No, there's no evidence that valsartan is addictive.
Valsartan won't affect your sex life.
There's no firm evidence to suggest that taking valsartan will reduce fertility in either men or women.
However, if you're a woman and you are trying to get pregnant, talk to your doctor first as this medicine is usually not recommended in pregnancy.
Valsartan won't affect any type of contraception.
Talk to your doctor if you're taking a combined hormonal contraceptive.
Valsartan can make some people feel dizzy - especially when you first start taking it or after taking a bigger dose. If this happens to you, do not drive a car, ride a bike, or use tools or machinery.
- Quit smoking - smoking increases your heart rate and blood pressure. Quitting smoking brings down your blood pressure and relieves heart failure symptoms. Try to avoid secondhand smoke too.
- Cut down on alcohol - drinking too much alcohol raises blood pressure over time. It makes heart failure worse too. Try to keep to the recommended guidelines of no more than 14 units of alcohol a week. A standard glass of wine (175ml) is 2 units. A pint of lager or beer is usually 2 to 3 units of alcohol.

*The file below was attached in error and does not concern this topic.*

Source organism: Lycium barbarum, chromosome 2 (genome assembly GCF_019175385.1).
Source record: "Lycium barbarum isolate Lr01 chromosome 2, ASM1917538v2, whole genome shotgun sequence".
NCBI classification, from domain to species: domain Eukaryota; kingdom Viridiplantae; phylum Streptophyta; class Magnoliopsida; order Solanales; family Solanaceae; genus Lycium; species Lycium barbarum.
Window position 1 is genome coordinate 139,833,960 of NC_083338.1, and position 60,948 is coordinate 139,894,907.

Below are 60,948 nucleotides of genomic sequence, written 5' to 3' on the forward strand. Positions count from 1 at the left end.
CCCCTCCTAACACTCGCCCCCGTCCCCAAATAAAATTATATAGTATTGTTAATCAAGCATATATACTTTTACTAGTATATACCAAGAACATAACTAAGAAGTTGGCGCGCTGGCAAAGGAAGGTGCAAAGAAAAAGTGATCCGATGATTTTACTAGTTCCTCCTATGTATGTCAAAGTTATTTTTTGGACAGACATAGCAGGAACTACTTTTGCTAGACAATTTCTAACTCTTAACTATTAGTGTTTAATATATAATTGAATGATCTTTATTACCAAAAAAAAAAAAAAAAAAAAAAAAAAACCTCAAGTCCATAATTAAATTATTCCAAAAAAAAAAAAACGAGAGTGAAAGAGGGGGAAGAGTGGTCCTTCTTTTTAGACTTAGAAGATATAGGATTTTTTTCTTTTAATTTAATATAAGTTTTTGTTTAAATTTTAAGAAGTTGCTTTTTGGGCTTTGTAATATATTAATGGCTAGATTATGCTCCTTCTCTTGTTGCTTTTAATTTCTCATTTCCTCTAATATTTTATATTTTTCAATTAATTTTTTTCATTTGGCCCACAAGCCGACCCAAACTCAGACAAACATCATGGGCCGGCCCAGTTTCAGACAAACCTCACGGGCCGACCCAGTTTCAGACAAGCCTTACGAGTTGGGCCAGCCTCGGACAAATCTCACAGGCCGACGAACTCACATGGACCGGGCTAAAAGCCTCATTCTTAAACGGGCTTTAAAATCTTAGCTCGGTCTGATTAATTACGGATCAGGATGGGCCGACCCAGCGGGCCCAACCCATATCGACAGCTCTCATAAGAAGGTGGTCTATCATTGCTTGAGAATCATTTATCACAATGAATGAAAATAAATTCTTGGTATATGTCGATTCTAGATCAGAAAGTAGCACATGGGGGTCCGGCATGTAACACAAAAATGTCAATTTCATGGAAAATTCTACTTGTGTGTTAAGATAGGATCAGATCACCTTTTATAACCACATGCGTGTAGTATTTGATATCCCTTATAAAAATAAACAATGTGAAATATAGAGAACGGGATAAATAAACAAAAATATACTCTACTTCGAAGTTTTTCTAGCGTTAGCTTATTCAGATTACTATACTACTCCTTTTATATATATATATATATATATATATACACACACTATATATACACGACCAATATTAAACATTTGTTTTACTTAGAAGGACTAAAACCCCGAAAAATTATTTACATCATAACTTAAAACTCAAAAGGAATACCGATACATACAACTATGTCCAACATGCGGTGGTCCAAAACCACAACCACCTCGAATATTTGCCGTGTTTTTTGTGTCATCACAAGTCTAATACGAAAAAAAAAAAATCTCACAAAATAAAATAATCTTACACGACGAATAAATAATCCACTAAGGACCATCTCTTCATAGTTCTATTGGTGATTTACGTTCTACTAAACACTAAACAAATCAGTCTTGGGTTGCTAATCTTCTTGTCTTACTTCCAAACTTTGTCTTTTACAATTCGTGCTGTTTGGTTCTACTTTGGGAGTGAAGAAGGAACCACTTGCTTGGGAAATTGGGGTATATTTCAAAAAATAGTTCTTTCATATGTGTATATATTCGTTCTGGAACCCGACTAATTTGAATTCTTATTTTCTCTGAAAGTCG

- Exercise - regular exercise lowers blood pressure by keeping your heart and blood vessels in good condition. It doesn't need to be too energetic - walking every day will help.
- Eat well - aim to eat a diet that includes plenty of fruit and veg, wholegrains, fat-free or low-fat dairy products and lean proteins. It's a good idea to cut down on salt too. Eating too much salt is the biggest cause of high blood pressure - the more salt you eat, the higher your blood pressure will be. Aim for no more than 6g of salt a day.
- Deal with stress - when you're anxious or upset, your heart beats faster, you breathe more heavily and your blood pressure often goes up. This can make heart failure worse too. Find ways to reduce stress in your life. To give your heart a rest, try napping or putting your feet up when possible. Spend time with friends and family to be social and help keep stress at bay.
- Vaccinations - if you have heart failure, you should have a flu jab every year and a pneumonia vaccination (also called the pneumococcal vaccine) every 5 years. Ask your doctor about these vaccinations. You can have them free on the NHS.